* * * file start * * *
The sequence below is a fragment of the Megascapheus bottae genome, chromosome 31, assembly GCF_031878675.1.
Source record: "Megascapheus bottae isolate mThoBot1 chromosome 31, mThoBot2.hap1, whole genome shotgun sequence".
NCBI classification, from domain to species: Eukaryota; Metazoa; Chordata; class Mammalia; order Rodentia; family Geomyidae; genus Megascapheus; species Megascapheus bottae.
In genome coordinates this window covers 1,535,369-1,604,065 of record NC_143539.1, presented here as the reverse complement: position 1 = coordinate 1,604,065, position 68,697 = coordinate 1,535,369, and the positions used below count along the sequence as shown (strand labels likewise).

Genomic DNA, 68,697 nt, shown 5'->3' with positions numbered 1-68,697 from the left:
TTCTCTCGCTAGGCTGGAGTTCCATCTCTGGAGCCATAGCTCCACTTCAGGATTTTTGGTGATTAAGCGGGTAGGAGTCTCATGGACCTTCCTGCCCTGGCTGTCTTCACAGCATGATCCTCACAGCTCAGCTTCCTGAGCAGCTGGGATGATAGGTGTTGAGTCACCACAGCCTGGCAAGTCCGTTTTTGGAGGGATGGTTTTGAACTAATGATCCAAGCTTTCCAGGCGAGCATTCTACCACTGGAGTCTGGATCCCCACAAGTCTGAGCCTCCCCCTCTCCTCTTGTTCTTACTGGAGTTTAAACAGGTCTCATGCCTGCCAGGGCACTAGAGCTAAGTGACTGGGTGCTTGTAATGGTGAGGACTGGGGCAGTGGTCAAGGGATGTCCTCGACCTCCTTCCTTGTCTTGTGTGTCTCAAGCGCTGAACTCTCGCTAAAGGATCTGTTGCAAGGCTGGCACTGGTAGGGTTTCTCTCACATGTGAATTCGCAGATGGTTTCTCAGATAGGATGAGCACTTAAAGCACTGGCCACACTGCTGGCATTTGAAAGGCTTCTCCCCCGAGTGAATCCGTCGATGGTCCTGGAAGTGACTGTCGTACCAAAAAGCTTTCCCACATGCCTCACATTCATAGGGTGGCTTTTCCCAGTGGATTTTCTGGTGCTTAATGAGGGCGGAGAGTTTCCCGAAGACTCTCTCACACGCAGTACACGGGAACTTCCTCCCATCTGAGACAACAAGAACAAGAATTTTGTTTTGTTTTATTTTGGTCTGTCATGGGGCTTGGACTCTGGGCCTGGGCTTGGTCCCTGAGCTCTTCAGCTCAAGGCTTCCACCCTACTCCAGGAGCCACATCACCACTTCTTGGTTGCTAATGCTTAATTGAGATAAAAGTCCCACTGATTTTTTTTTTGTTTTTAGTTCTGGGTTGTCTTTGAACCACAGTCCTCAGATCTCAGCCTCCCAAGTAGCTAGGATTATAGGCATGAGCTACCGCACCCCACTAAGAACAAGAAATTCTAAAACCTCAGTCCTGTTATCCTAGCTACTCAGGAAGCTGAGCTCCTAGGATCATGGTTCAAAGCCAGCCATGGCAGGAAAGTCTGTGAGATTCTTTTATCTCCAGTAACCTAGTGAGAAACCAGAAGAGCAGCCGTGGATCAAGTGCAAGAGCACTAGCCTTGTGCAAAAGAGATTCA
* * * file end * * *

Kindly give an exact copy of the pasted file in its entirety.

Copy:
The sequence below is a fragment of the Megascapheus bottae genome, chromosome 31, assembly GCF_031878675.1.
Source record: "Megascapheus bottae isolate mThoBot1 chromosome 31, mThoBot2.hap1, whole genome shotgun sequence".
NCBI classification, from domain to species: Eukaryota; Metazoa; Chordata; class Mammalia; order Rodentia; family Geomyidae; genus Megascapheus; species Megascapheus bottae.
In genome coordinates this window covers 1,535,369-1,604,065 of record NC_143539.1, presented here as the reverse complement: position 1 = coordinate 1,604,065, position 68,697 = coordinate 1,535,369, and the positions used below count along the sequence as shown (strand labels likewise).

Genomic DNA, 68,697 nt, shown 5'->3' with positions numbered 1-68,697 from the left:
TTCTCTCGCTAGGCTGGAGTTCCATCTCTGGAGCCATAGCTCCACTTCAGGATTTTTGGTGATTAAGCGGGTAGGAGTCTCATGGACCTTCCTGCCCTGGCTGTCTTCACAGCATGATCCTCACAGCTCAGCTTCCTGAGCAGCTGGGATGATAGGTGTTGAGTCACCACAGCCTGGCAAGTCCGTTTTTGGAGGGATGGTTTTGAACTAATGATCCAAGCTTTCCAGGCGAGCATTCTACCACTGGAGTCTGGATCCCCACAAGTCTGAGCCTCCCCCTCTCCTCTTGTTCTTACTGGAGTTTAAACAGGTCTCATGCCTGCCAGGGCACTAGAGCTAAGTGACTGGGTGCTTGTAATGGTGAGGACTGGGGCAGTGGTCAAGGGATGTCCTCGACCTCCTTCCTTGTCTTGTGTGTCTCAAGCGCTGAACTCTCGCTAAAGGATCTGTTGCAAGGCTGGCACTGGTAGGGTTTCTCTCACATGTGAATTCGCAGATGGTTTCTCAGATAGGATGAGCACTTAAAGCACTGGCCACACTGCTGGCATTTGAAAGGCTTCTCCCCCGAGTGAATCCGTCGATGGTCCTGGAAGTGACTGTCGTACCAAAAAGCTTTCCCACATGCCTCACATTCATAGGGTGGCTTTTCCCAGTGGATTTTCTGGTGCTTAATGAGGGCGGAGAGTTTCCCGAAGACTCTCTCACACGCAGTACACGGGAACTTCCTCCCATCTGAGACAACAAGAACAAGAATTTTGTTTTGTTTTATTTTGGTCTGTCATGGGGCTTGGACTCTGGGCCTGGGCTTGGTCCCTGAGCTCTTCAGCTCAAGGCTTCCACCCTACTCCAGGAGCCACATCACCACTTCTTGGTTGCTAATGCTTAATTGAGATAAAAGTCCCACTGATTTTTTTTTTGTTTTTAGTTCTGGGTTGTCTTTGAACCACAGTCCTCAGATCTCAGCCTCCCAAGTAGCTAGGATTATAGGCATGAGCTACCGCACCCCACTAAGAACAAGAAATTCTAAAACCTCAGTCCTGTTATCCTAGCTACTCAGGAAGCTGAGCTCCTAGGATCATGGTTCAAAGCCAGCCATGGCAGGAAAGTCTGTGAGATTCTTTTATCTCCAGTAACCTAGTGAGAAACCAGAAGAGCAGCCGTGGATCAAGTGCAAGAGCACTAGCCTTGTGCAAAAGAGATTCA